"I ask that people keep the family of Alexis Murphy in their prayers," Commonwealth’s Attorney Anthony Martin said.
By Barrett Mohrmann
For almost 10 months, Laura Murphy just wanted to speak with the man accused of abducting her daughter.
After the jury found 48-year-old Randy Taylor guilty of first-degree murder Thursday, she had her chance.
Nelson County Commonwealth’s Attorney Anthony Martin called on Laura Murphy to express the pain brought on by her daughter’s disappearance before the jury was tasked with considering Taylor’s sentence.
“It has been a living hell for us,” she said. “This was her most important year.”
Before she vanished, Murphy attended a summer volleyball camp with plans of serving as the team’s co-captain at Nelson County High School. After graduation, she wanted to play on the college level and planned to attend Longwood University, Radford University or Lynchburg College.
But, the night of Aug. 3 tore those plans apart.
“The seventeenth [of May], she would be graduating,” Laura Murphy said.
After she spoke that simple sentence, a levee holding back nine months of suffering broke. Murphy’s mother sobbed on the witness stand, while family members wept and some had to leave the courtroom.
Upon hearing his verdict read, Randy Taylor reacted as he had throughout much of the trial — calm and collected, occasionally resting his chin atop a hand.
After hearing Laura Murphy’s testimony, he sprang from his chair to dash out of the courtroom and immediately was surrounded by Nelson County Sheriff’s deputies.
“She’s a strong woman, and I’m glad she got up there,” Angela Taylor, Alexis Murphy’s aunt, said of her sister. “I’m glad he got to see how emotional it was. I’ve had to sit with my sister for the past ten months being without a child.”
After court adjourned Thursday, family and friends seemed to give a collective sigh of relief. Dressed in pink — Alexis Murphy’s favorite color — they exchanged tight hugs before moving on to deputies and FBI agents, offering more hugs and thanks.
“We could stand here all day and not give enough thank you’s,” said Trina Murphy, great-aunt to Alexis.
Outside the courthouse, Trina Murphy praised both law enforcement and the Nelson County community that surrounded the family with support and love.
Pink ribbons still hang on signposts, mailboxes and doors. Along U.S. 29, a church bears the sign “Keep praying for Alexis Murphy,” a statement echoed by the prosecutor.
“I ask that people keep the family of Alexis Murphy in their prayers,” Martin said.
Wednesday afternoon, Trina Murphy and Angela Taylor went to McDonald’s at the Liberty gas station, where surveillance footage last captured the missing teenager.
During the lunch recess, the two discussed the case when a woman perked up at a nearby table.
“Are you talking about the Alexis Murphy case?” she asked.
As the family introduced themselves, the woman flung her arms around their necks for a hug.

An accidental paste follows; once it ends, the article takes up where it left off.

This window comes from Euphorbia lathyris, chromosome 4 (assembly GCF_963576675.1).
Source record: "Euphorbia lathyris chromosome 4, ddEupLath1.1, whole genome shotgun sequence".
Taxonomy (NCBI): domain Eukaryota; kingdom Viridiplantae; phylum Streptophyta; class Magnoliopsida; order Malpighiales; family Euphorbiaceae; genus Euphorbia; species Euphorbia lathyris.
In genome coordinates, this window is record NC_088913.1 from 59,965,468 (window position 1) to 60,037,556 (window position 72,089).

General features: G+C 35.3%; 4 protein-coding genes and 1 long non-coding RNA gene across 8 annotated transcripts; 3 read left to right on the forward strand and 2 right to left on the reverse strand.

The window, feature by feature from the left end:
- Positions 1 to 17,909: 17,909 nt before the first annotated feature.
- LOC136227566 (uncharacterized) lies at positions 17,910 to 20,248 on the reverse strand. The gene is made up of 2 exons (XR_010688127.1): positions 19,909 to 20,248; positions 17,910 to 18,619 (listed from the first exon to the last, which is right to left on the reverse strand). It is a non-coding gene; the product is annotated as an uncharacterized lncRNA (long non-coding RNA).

“I pray for you every day,” she said in a hushed voice.
Alexis Murphy’s disappearance marks one of the most high profile cases in Nelson County’s history, and drew droves of kind, supportive people.
Businesses donated pink flowers and ribbons for candlelight vigils. Neighbors and friends brought weeks of meals to the family immediately after Alexis Murphy vanished. Residents organized searches, scouring vast stretches of U.S. 29.
With so much support from the community, the Murphys now hope to return the favor.
“We’re immediately starting to build Alexis’ legacy. We will not let her die in vain,” Trina Murphy said.
The family plans to create a scholarship in her honor to help young women get a college education. Trina Murphy said they also would like to create a public park in Nelson County to memorialize her niece.
And on May 17th, Nelson County High School will award Alexis Murphy a diploma, which her older brother Avery Murphy will accept during the graduation ceremony.
“We’ll just have a big party and celebrate as if she was graduating,” Angela Taylor said. “Those opportunities were taken away from us, so we’ll do what we can.”
After the trial and the party fade, the gap where Alexis Murphy should be will remain.
Her mother will not watch her spend hours before the bathroom mirror, fixing her hair. She will not hear her daughter’s laughter through the walls of their home in Shipman as she watches television.
Her aunts will not hear the boots shuffling across the floor of the 17-year-old who refuses to lift her feet. The extension cord plugged into her cell phone smacking against the floor has gone silent.
Trina Murphy said the guilty verdict Thursday brought a moment of elation but not the answers the family has sought all these months.
“It doesn’t bring the closure we need,” she said. “The only thing that can do that is finding Alexis and putting her to rest, but it definitely goes a long way to help us move on.”
Trina Murphy doubted Randy Taylor will ever reveal the location of her niece’s remains.
Without a body, and without numerous answers, the family hopes to rebuild as best they can.
“I think as a family, we can start a healing process,” Angela Taylor said.
And so, as Martin and the street signs would suggest, may people continue to pray for the family of Alexis Murphy.